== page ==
Kashagan is one of the largest conventional oil fields found in the past 40 years, with reserves estimated at 35 billion barrels of oil. However, since it is located in the northern Caspian, where there are massive shifting sheets of ice and high winds that batter the rigs, it is also an extremely technically difficult project. The project was initially supposed to begin production in 2005 at a cost of $10 billion for development, but eight years later Kashagan is only now seeing its first barrels of oil production, and development costs have exceeded $46 billion.
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Members of the North Caspian Operating Co., comprising Italy's ENI, France's Total, Dutch-British Royal Dutch/Shell, the United States' ExxonMobil and ConocoPhillips and Japan's Inapex, have also had multiple disagreements over the years. The United Kingdom's BG Group left the consortium in 2004. In 2008, the Kazakh government forced its way into the project in part as a nationalist push against foreign-run projects in the country but also to have a voice in its running and to pressure the project to finally move forward. Most recently, ConocoPhillips decided to leave the project, handing its 8.4 percent share to the Kazakh government to sell.
The Kazakh government and China National Petroleum Corp. finalized an agreement Sept. 7 for the Chinese firm to purchase the former ConocoPhillips stake. The Kazakh government hopes that China's involvement will give the project a boost, particularly a financial one, since many of the consortium members are nearly capped at putting any more money into the project, according to Stratfor sources. For the Chinese, who are trying to establish a presence in Kazakhstan and in Kazakh energy exports, this is their first foray into the large Kazakh energy projects.
But it is unclear whether this first oil produced at Kashagan is really the start of production. The Kazakh government had set a deadline of Oct. 1 for the consortium to start producing oil at Kashagan or face serious fines, which would make the soaring costs even worse. Stratfor sources say the project will produce only small amounts of oil for the first few months and may be able to ramp up to 75,000 barrels per day this year. That is less than half the 180,000 barrels per day the Kazakh government projected for 2013, but it would mean the consortium had met the government's deadline for production.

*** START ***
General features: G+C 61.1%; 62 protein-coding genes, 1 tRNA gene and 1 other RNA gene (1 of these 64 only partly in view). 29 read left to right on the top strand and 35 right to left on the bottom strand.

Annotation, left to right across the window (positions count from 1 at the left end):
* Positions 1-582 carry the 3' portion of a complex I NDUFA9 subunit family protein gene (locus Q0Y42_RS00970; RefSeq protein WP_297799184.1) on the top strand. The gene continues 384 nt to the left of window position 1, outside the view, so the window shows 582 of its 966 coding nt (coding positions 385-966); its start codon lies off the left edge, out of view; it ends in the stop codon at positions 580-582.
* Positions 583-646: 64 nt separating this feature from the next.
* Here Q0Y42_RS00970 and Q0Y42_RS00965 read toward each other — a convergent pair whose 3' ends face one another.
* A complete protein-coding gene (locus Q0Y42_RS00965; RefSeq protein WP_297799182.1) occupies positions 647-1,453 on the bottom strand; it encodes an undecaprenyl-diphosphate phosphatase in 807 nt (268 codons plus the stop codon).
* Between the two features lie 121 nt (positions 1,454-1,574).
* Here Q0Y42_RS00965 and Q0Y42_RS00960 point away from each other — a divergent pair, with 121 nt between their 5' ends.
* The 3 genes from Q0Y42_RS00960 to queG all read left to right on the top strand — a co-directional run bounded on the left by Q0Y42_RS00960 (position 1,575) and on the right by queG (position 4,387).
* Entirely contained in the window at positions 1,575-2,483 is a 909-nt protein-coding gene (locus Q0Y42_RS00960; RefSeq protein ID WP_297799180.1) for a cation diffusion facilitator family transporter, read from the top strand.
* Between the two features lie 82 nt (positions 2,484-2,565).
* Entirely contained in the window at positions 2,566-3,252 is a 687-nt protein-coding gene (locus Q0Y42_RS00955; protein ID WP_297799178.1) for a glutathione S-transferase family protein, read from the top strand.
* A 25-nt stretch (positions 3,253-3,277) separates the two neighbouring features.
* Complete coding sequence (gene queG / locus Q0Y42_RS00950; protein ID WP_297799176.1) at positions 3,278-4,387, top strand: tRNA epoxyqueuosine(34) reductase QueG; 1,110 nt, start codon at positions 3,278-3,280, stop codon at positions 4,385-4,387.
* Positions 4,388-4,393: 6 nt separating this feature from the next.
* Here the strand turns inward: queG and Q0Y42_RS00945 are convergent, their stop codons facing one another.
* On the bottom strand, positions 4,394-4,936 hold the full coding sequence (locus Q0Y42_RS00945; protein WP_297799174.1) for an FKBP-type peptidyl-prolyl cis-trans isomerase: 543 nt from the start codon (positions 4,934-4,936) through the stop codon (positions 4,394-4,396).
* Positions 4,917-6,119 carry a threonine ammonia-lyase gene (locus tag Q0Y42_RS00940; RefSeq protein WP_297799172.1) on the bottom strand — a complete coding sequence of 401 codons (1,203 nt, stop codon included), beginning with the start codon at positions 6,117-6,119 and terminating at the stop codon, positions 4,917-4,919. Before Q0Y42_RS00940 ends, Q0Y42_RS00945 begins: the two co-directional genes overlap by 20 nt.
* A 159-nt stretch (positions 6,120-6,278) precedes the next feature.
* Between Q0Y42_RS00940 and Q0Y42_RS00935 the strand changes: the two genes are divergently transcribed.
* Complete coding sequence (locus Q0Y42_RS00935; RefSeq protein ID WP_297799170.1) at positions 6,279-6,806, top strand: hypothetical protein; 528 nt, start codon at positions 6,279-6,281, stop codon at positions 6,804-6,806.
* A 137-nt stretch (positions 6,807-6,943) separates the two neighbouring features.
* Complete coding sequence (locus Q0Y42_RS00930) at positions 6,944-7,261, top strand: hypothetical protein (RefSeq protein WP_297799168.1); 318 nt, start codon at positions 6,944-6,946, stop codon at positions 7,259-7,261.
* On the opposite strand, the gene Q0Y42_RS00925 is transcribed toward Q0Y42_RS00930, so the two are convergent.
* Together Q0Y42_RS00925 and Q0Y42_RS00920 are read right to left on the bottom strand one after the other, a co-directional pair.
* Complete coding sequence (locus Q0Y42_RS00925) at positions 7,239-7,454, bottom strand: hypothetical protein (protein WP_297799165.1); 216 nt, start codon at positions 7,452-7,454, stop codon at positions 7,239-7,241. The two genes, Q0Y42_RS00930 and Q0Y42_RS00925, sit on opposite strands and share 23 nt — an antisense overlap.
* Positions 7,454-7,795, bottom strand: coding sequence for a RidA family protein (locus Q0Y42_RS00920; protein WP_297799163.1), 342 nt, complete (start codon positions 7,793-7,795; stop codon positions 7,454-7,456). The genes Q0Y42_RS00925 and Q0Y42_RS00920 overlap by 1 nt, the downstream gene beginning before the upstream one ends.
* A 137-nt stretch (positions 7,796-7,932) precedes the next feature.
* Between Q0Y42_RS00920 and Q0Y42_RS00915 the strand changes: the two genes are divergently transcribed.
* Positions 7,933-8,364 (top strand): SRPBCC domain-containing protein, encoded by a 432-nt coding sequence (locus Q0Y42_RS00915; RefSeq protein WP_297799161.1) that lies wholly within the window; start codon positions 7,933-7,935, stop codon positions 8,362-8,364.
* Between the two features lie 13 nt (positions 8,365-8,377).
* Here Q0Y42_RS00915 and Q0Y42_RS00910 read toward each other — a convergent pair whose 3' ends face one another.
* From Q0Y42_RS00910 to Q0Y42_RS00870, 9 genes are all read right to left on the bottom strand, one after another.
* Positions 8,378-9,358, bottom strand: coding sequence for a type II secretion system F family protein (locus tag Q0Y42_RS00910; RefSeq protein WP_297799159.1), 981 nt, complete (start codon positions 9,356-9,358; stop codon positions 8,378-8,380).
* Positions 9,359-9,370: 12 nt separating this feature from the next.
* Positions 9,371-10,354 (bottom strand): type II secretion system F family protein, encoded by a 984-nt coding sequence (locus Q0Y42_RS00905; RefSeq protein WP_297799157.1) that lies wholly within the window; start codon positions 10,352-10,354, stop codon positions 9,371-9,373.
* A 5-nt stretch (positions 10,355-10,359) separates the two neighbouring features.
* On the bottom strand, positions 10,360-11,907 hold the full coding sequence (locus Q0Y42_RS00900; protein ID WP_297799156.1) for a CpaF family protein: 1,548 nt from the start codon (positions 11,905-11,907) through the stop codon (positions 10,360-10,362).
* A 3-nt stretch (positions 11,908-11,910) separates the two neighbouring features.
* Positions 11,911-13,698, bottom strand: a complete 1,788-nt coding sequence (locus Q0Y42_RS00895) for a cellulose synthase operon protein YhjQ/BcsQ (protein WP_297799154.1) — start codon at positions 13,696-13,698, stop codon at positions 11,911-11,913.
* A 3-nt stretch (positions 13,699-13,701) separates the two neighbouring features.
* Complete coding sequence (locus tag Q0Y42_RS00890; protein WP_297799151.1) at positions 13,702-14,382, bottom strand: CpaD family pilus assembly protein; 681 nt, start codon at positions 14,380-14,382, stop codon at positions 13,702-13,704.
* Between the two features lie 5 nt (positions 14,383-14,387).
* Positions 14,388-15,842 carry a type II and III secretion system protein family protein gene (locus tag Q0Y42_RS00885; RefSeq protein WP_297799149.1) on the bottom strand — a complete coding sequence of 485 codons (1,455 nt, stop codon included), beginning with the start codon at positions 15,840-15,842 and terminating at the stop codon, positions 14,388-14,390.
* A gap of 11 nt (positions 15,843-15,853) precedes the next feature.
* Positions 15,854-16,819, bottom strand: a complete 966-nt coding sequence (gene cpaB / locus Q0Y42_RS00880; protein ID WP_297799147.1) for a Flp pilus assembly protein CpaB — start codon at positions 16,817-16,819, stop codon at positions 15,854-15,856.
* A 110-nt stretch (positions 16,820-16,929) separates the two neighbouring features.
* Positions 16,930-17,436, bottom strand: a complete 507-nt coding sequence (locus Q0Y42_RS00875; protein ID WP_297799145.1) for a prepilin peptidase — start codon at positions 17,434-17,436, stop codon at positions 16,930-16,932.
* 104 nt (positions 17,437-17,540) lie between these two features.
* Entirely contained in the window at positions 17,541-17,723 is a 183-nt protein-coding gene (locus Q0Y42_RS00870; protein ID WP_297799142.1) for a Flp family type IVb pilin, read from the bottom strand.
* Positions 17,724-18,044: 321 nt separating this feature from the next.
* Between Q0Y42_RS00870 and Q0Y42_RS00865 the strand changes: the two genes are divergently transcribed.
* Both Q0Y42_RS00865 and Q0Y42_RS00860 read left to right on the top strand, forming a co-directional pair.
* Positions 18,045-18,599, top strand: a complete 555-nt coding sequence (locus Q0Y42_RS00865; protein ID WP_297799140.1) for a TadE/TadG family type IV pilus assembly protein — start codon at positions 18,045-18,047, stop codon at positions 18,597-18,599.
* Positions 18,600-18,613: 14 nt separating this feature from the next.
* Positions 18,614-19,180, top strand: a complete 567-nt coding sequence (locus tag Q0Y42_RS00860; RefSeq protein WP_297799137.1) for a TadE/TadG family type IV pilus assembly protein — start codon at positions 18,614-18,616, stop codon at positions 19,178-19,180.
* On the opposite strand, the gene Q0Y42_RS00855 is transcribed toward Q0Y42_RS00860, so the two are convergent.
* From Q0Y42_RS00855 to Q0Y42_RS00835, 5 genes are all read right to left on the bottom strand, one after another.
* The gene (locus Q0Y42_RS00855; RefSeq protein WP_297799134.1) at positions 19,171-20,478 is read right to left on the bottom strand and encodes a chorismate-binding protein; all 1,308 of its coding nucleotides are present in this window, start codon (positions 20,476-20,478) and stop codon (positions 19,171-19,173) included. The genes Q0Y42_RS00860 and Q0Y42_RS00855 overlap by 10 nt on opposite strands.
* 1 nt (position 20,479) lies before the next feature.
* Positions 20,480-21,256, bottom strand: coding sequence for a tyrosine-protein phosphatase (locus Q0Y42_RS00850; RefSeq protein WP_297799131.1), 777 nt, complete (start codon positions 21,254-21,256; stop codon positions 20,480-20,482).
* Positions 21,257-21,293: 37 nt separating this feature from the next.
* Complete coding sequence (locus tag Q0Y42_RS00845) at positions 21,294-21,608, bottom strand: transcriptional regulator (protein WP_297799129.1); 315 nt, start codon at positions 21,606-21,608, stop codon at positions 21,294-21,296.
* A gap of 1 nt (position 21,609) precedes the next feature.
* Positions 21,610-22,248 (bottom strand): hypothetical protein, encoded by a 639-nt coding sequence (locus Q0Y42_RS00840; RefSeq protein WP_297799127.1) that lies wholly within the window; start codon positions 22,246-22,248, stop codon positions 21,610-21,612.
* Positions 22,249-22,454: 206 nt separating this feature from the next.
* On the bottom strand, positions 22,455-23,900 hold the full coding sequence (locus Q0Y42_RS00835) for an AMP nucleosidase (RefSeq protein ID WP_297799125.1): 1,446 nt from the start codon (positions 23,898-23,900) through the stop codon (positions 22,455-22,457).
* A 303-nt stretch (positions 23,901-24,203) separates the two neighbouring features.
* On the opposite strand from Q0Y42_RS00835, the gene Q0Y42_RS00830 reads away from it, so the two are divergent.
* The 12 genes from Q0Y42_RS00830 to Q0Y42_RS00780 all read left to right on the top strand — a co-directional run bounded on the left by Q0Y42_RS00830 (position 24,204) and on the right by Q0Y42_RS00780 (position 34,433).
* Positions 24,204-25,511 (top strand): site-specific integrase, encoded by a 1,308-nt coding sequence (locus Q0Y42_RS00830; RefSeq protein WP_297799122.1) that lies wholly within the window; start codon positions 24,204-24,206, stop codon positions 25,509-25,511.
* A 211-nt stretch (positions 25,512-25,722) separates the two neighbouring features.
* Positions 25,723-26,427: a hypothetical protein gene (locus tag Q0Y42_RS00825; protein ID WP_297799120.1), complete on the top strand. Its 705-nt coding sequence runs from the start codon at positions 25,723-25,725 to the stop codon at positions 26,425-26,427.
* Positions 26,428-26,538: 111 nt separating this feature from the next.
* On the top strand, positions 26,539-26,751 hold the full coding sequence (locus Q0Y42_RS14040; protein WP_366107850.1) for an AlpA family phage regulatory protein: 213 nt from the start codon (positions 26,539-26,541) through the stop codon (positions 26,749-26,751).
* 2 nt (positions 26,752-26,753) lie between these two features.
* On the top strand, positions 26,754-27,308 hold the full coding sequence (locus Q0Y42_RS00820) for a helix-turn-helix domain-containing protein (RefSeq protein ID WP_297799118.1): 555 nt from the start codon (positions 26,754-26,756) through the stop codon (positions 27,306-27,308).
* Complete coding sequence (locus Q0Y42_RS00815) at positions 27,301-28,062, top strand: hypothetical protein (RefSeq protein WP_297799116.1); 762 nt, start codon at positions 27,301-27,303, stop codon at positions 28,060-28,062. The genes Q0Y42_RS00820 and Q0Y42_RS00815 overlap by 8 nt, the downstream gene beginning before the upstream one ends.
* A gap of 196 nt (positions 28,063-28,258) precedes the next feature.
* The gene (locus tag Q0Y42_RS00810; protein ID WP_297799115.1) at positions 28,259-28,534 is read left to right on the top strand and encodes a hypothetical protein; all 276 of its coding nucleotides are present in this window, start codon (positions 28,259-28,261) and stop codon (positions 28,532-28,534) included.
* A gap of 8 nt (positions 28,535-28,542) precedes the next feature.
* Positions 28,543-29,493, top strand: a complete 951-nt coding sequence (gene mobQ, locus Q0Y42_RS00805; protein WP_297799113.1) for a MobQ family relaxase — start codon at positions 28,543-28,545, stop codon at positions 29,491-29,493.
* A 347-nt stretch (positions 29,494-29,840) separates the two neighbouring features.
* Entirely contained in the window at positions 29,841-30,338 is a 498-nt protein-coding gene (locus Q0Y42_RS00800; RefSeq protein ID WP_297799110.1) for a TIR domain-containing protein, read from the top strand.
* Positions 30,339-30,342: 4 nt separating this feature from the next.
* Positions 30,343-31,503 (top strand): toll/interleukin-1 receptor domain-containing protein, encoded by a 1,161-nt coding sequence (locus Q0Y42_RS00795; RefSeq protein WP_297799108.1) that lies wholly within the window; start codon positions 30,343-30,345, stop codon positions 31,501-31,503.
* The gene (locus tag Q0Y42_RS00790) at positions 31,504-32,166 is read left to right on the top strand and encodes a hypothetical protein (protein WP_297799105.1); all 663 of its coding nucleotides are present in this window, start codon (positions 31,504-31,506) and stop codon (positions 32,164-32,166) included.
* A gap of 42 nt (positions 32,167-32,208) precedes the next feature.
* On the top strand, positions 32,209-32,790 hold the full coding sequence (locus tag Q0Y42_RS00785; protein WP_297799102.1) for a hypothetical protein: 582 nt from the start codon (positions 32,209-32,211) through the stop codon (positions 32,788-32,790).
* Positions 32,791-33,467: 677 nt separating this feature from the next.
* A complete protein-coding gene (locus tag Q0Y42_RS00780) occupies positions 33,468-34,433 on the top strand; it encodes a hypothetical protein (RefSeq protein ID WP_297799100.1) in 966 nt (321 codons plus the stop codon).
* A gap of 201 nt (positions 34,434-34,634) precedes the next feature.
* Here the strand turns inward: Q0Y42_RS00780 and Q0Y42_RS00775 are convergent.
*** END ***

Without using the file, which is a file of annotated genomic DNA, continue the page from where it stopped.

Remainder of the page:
The Kazakh government has firm production expectations for the project to produce 370,000 barrels per day in 2014 and 1.6 million barrels per day by 2016 — all doubtful targets at this point. In June, the government revised down the oil production forecasts for each year, with 2016 already revised down 6 percent, due to Kashagan's delays. It also had to lower its natural gas production forecasts because of delays at other large energy projects. The result has been that the government revised forecasts of gross domestic product growth in 2013 from 7.5 percent to 5 percent and reduced the government budget 4 percent.
However, the Kazakh government has some cause for optimism. Oil prices are climbing again, with prices currently at $122 per Brent crude barrel, due to a series of global crises such as Syria. More than half (52.2 percent) of the Kazakh government's budget is based on oil revenues set on a price of $117 per barrel. Therefore, the government's budget is still being damaged by lower oil prices, and it is uncertain how long this recent spike will last, but in recent weeks prices have risen significantly closer to the government's projections.
Additionally, it is encouraging for Kazakhstan that Kashagan has taken its first step forward in years. With fresh partners and financing in the project after China's joining, the long-delayed project could finally be on track to start commercial production. The remainder of the year should give a better idea of which way Kashagan will go and whether the Kazakh government will have to revise its economic outlook yet again.